At its very simplest, Argo CD is an open-source GitOps continuous delivery tool. It monitors your cluster and your declaratively-defined infrastructure stored in a Git repository and resolves differences between the two — effectively automating an application deployment.
You may have also heard of it as a Kubernetes controller. Kubernetes helped change how infrastructure is managed, but it also added complexity for developers and system administrators by introducing new concepts like kubernetes manifests, kubernetes resources, and other various Kuberentes specific concepts. As the GitOps movement starts to walk back some of that complexity and abstract it under a layer of automation, Argo CD (“CD” of course being shorthand for “continuous delivery”) is one of the primary tools that makes this automation possible.
Without Argo CD, GitOps remains “ClickOps.” Your CI/CD tool may be able to roll out infrastructure changes, but it can’t monitor diffs, and thus infrastructure remains mostly manual.
In this article, we explain what Argo CD does, how it works, and an example of how to get started with it.
What Does Argo CD Do?
Argo CD is a declarative, GitOps continuous delivery tool built by the team at the financial software giant Intuit. After moving to the public cloud, having to manage containerization tools and infrastructure interfered with Intuit’s goal to realize the maximum benefits of the cloud. The Intuit team developed Argo CD to achieve maximum release speed and velocity gains. They wanted to apply a pane of automation that would eliminate some of that manual work, so they created the controller — Argo CD — and they open-sourced it.
Argo CD is now maintained by the community as a part of the Argo Project, and embedded in lots of GitOps tools that you’re probably familiar with as a delivery tool for Kubernetes native continuous deployment. (Harness’ own GitOps solution is built on top of it.)
Why Argo CD?
As a GitOps continuous delivery tool, Argo CD continuously monitors your running infrastructure (the actual state) to compare it to declaratively-defined code (the desired state or target state) to determine whether they are out of sync, which helps to remediate configuration drift.
Argo CD automatically deploys new configurations and new version code to the target environment. Depending on how you’ve configured Argo CD to work, it’ll either notify you that things are out of sync after a new git commit, or take action. If you’ve set it up to automatically enforce changes, it’ll overwrite the production configuration with what’s stored in your immutable, versioned Git repository. The tool is great for complex application rollouts.
Furthermore, Argo CD is essential when your developer team is working in version-controlled environments. By automating lifecycle management and application deployment, Argo CD proactively monitors your application configuration for any potential syncing issues before it reaches your production environment.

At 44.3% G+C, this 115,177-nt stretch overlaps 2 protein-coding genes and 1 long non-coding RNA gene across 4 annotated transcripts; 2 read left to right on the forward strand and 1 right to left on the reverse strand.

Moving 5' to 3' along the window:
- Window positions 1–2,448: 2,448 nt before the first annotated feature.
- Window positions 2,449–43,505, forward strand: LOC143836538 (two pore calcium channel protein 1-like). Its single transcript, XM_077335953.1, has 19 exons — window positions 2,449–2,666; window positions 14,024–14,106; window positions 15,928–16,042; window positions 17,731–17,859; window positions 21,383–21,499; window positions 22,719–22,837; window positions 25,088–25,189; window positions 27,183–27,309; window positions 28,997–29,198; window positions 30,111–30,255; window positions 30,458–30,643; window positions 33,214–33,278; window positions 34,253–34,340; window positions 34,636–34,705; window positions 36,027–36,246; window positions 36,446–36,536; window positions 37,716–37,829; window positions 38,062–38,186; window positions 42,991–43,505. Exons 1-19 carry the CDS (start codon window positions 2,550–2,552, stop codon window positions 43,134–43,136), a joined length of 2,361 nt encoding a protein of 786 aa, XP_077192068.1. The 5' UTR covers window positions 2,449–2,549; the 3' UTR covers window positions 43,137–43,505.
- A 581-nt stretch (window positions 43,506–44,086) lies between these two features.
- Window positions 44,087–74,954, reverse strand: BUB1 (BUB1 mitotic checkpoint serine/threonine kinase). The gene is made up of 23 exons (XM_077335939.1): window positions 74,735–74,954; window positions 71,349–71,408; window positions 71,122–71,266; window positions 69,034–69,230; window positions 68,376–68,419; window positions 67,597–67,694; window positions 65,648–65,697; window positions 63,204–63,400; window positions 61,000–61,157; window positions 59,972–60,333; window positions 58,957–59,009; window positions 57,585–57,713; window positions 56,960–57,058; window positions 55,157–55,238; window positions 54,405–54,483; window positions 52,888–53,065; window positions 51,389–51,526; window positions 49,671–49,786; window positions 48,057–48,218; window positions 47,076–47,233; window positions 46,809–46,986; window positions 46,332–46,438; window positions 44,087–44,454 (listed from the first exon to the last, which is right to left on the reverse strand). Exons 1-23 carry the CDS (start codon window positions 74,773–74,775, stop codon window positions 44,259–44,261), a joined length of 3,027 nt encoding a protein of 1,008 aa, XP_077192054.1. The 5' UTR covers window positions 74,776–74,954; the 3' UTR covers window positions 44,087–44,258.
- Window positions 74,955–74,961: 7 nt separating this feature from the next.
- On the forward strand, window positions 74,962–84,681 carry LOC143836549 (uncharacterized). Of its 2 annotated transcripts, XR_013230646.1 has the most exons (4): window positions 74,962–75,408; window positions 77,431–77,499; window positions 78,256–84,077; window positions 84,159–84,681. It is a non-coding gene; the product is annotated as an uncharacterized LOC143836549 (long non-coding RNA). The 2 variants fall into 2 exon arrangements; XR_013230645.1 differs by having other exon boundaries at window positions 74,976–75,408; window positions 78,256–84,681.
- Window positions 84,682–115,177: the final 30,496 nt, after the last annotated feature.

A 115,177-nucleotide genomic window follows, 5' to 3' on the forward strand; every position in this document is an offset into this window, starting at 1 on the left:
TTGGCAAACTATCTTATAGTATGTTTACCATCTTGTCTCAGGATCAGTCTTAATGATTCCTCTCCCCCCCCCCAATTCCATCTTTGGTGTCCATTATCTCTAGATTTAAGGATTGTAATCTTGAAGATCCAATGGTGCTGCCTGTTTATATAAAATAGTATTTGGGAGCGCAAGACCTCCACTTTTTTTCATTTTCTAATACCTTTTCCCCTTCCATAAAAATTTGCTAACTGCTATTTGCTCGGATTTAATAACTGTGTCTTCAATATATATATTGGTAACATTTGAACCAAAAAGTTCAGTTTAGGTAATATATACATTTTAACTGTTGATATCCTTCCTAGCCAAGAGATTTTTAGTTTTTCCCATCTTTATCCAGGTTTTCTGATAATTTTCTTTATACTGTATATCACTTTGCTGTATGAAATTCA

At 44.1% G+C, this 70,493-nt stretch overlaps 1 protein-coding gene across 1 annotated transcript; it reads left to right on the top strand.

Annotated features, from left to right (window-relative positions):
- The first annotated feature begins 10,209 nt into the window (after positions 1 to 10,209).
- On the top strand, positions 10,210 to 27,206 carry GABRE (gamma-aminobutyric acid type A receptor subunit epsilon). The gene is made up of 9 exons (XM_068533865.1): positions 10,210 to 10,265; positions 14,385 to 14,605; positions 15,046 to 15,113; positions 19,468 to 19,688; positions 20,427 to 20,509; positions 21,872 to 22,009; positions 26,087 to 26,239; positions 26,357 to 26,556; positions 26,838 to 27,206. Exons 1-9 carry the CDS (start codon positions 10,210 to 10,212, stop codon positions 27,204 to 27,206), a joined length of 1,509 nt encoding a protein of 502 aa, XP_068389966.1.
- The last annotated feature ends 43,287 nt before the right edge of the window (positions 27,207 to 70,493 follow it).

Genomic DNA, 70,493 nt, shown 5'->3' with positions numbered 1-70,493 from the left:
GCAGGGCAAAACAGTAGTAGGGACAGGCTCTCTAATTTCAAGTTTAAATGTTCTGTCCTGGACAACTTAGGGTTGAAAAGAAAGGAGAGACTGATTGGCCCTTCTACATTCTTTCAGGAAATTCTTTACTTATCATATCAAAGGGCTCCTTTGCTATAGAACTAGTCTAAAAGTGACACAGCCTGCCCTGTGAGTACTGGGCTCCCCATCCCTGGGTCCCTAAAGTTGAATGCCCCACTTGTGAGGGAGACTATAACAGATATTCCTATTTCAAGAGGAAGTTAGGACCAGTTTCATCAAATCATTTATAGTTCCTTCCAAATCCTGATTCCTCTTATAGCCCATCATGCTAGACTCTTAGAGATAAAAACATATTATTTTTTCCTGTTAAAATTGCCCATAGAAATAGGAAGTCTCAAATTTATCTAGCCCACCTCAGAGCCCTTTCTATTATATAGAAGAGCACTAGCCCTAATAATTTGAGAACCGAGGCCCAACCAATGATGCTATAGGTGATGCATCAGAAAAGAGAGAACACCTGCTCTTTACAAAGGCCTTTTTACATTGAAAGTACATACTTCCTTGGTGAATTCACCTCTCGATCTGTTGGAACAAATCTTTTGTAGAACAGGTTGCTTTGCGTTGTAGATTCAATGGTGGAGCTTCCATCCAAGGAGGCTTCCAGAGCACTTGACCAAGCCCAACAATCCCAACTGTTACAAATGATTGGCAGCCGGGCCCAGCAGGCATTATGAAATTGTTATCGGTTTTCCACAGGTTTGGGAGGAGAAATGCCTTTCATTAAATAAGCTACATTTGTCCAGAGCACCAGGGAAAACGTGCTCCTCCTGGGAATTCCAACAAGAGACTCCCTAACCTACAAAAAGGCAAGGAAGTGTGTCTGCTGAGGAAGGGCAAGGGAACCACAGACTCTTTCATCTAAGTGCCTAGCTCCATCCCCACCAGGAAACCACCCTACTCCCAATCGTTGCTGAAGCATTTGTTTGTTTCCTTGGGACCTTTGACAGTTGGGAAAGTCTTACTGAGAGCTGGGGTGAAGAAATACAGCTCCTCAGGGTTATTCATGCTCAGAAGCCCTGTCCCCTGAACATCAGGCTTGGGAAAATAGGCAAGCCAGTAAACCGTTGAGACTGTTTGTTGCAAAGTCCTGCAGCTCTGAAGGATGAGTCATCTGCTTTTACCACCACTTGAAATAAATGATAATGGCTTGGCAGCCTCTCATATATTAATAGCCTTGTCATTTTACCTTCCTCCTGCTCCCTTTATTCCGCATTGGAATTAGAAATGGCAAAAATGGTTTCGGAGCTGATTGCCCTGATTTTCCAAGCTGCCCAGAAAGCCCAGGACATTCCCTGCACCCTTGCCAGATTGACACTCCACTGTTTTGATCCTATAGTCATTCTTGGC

Argo CD Core Concepts
To set up and begin using Argo CD and Kubernetes, you’ll need a working familiarity with:
- Containers, virtual machines, and probably, the containerization tool Docker
- A container orchestration system like Kubernetes (though there are alternatives)
- Continuous deployment and integration tools like Harness
- (Possibly) Managing Kubernetes clusters and manifests in YAML, Helm Charts, or Kustomize
If you’re familiar with the items above, you know that to reduce the amount of manual effort needed to provision infrastructure, it’s helpful to deploy in containers, orchestrate those deployments, and abstract those deployments into code. That’s the core premise of GitOps being declarative and version controlled — moving everything into a Git repo where you can bring the full force of source control and automation to bear.
Argo CD offers the actual monitoring and syncing between the Git-defined infrastructure and your container orchestration tools. It has five primary components:
1. The Argo CD user interface (UI)
Within the web UI, you can create applications, though advanced folks interested in automation will want more control and will do this declaratively in Git. You can also manage connected Git repositories, certificates for access to those repositories, your clusters, and projects directly in the web UI. (Projects let you structure your applications to create useful silos around each team’s work.)
One of the more useful components of the Argo CD interface is you can view a visual pipeline of your infrastructure deployments, and your various applications’ services and clusters. If an application is in a crash loop, this lets you see all the events, as well as the manifest and configuration values, so you can visualize deployment issues and debug. (It will also hide your secrets.)
2. Both API and command line interface (CLI)
Users need not touch the Argocd login page because you can either manage Argo CD through APIs or create YAML resource definitions (or use Kustomize or Helm Charts to help manage Kubernetes resources). Once set up, developers don’t need to understand all the intricacies of the infrastructure they’re deploying. They just need the application definitions to include in their pull requests or merge requests.
3. Custom resource definitions (CRD)
Argo CD creates its own namespace within your Kubernetes (or similar) cluster (kubectl create namespace argocd). There, it stores the Argo CD CRDs.
4. Repository service
Argo CD caches your Git repo locally and stores application manifest files.
5. Application controller
Once you download the Argo CD application controller onto your repository server, it can invoke hooks defined by software development lifecycle events. (E.g. PreSync, Sync, PostSync.)
To download Argo CD, visit the project’s “Getting started” page.